von Willebrand’s Disease (vWD) is a blood disease that is inherited.  It is one of the least destructive diseases in Dobermans, but it should no be ignored.  There are very good DNA tests available.  Both parents should be tested.   The genetic tendency of the puppies to have vWD can be predicted reliably based on the tests of the parents.

Now that you are terrified that the Doberman is a lost cause health wise, let me assure you that there are many that live long and full lives with no health problems.  Just be careful where you get your puppy.

What Questions Should You Ask?

The best way to tell if you have contacted a good breeder is to ask the right questions, and to know in advance what the response should be.  You don’t necessarily need to ask these questions, but you should have the information they generate from your conversation with the breeder.

    • What dog clubs do you belong to, and what is your involvement?
      The response you should expect: The breeder should belong to the Doberman Pinscher Club of America (DPCA) and preferably a local all-breed kennel club.  They should be able to tell you their activities so that you know that they are seriously involved in dogs and breeding for the betterment of the breed.
    • Have the parents been tested for the diseases listed above (those that have tests)?
      The response you should expect: Yes
    • Is one or more  parent an AKC champions?
      The response you should expect: Yes
    • What was the basis for selecting the sire and dam for this litter?
      The response you should expect: The dam is of exceptional quality (preferably and AKC Champion) with correct temperament and health.  The sire is a dog of similar type (also preferably an AKC Champion) with a correct temperament and health.  The sire and dam should not have the same faults in their body structure.
    • Describe your procedure during whelping.
      The response you should expect: This question could be answered in detail, but the information we are looking for is “We are with the bitch 24 hours a day the day before the litter is due and for the first few days after birth.
    • How are the puppies raised?
      The response you should expect: Raised in the home with lots of interaction with people.
    • How are puppies socialized?
      The response you should expect: We have visitors frequently who come to play with the puppies.  We also have taken them away from home individually (after about 7 weeks) to give them exposure to the outside world.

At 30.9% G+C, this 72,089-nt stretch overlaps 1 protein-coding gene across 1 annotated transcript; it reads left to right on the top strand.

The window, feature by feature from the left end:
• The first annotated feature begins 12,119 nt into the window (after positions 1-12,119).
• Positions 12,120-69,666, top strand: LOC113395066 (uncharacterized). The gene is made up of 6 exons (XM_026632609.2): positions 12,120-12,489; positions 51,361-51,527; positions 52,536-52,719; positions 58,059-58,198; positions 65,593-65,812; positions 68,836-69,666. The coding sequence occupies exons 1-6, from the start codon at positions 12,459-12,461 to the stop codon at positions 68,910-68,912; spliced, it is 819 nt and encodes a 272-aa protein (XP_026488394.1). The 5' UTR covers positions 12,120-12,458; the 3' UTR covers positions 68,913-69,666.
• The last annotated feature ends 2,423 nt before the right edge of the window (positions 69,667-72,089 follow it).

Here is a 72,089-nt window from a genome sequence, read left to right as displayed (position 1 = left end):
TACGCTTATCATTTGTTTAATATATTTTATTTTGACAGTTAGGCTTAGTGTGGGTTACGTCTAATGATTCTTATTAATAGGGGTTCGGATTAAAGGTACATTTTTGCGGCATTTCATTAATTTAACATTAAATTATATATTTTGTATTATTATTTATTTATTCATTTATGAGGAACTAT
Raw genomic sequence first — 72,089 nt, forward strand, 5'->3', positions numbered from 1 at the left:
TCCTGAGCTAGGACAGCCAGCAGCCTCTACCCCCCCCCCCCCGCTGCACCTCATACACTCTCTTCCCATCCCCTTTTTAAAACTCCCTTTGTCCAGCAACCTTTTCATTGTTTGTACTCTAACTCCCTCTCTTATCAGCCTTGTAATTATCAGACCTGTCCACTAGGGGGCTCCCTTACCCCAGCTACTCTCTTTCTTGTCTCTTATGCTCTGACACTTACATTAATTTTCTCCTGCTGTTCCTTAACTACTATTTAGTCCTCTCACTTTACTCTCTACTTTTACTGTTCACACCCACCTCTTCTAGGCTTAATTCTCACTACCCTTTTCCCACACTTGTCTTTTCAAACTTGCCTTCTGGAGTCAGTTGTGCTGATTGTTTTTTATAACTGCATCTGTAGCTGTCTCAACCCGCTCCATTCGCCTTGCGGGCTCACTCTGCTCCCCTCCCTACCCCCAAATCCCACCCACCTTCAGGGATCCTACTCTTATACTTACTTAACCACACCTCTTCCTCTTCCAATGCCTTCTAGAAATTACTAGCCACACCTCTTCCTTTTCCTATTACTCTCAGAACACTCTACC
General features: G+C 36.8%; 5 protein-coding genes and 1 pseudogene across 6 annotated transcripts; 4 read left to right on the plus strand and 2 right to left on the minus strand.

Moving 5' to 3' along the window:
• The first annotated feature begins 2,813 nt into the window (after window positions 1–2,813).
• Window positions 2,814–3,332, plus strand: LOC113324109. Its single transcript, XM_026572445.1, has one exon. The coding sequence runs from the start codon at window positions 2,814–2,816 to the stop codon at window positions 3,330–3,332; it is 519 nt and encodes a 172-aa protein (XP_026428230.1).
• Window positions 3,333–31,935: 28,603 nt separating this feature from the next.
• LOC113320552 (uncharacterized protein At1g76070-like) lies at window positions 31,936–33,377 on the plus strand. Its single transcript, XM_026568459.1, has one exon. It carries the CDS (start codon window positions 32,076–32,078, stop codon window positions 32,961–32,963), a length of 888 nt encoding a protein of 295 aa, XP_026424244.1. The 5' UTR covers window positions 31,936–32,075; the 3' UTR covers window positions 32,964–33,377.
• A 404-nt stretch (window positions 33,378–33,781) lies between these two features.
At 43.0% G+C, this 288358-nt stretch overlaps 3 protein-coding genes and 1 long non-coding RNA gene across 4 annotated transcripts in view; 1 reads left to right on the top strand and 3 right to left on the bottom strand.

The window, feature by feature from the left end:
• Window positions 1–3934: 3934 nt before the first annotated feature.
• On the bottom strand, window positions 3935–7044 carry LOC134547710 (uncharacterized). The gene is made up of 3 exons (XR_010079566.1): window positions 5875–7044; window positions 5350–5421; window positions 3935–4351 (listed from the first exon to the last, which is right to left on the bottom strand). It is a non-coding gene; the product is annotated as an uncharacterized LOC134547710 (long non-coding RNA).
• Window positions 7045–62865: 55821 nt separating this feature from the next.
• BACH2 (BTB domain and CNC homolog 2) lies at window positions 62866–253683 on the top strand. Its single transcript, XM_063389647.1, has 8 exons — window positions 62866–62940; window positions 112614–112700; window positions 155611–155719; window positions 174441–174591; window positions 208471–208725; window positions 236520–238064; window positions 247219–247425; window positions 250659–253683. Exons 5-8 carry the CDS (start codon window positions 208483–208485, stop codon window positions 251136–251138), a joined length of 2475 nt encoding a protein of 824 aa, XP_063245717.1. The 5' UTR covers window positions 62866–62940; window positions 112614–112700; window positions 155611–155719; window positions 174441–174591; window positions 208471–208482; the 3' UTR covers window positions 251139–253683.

• At what age do you crop the ears?
      The response you should expect: This varies from breeder to breeder but is usually from 7 to 9 weeks.  The veterinarian should be one that they have used before whose cropping produced very good ear shape at adulthood.
    • Do you sell your puppies on contract?  What are the terms?
      The response you should expect: Most breeders sell their puppies on contract.  Members of the Doberman Pinscher Club of America are bound by a code of ethics that requires a contract or letter of understanding for puppy sales.  They normally do not let pet quality puppies go to homes without a contractual obligation to spay or neuter the puppy.  Some breeders allow the owner to keep the puppy in tact, but offer a limited registration.  This allows the dog to compete in any AKC  performance event except conformation.   Any puppies produced by the dog or bitch are not registerable by AKC.  This protects the breeders from unscrupulous people who buy a pet quality, then breed it with the intent of capitalizing on the hard work of the reputable breeder.  The breeders will also have other requirements in their contract regarding the care of the puppy and the return of the puppy under certain circumstances.
    • How do you select your puppy buyers?
      The response you should expect: The buyer should have a screening process that they can describe.  You may have already been exposed to the screening process before you had the
      opportunity to ask these questions.

Final Thoughts

These are some of the things you need to know about your breeder before you buy.  You owe it to yourself to learn as much as possible about the breed before you buy.  You don’t need to be an expert on the breed, but you should have learned enough to know if the breeder is “feeding you a line”.

Visit the DPCA web site at to learn more.   A good area on this site is the Public Educational page as well as the DPCA Breeder Referral page.

If you’ve gotten this far, congratulations …  you are serious about your search.  To help you along, here is the link to the DPCA Breeders Referral Committee.  This is the first step in finding a reputable breeder who likely does everything described above and more.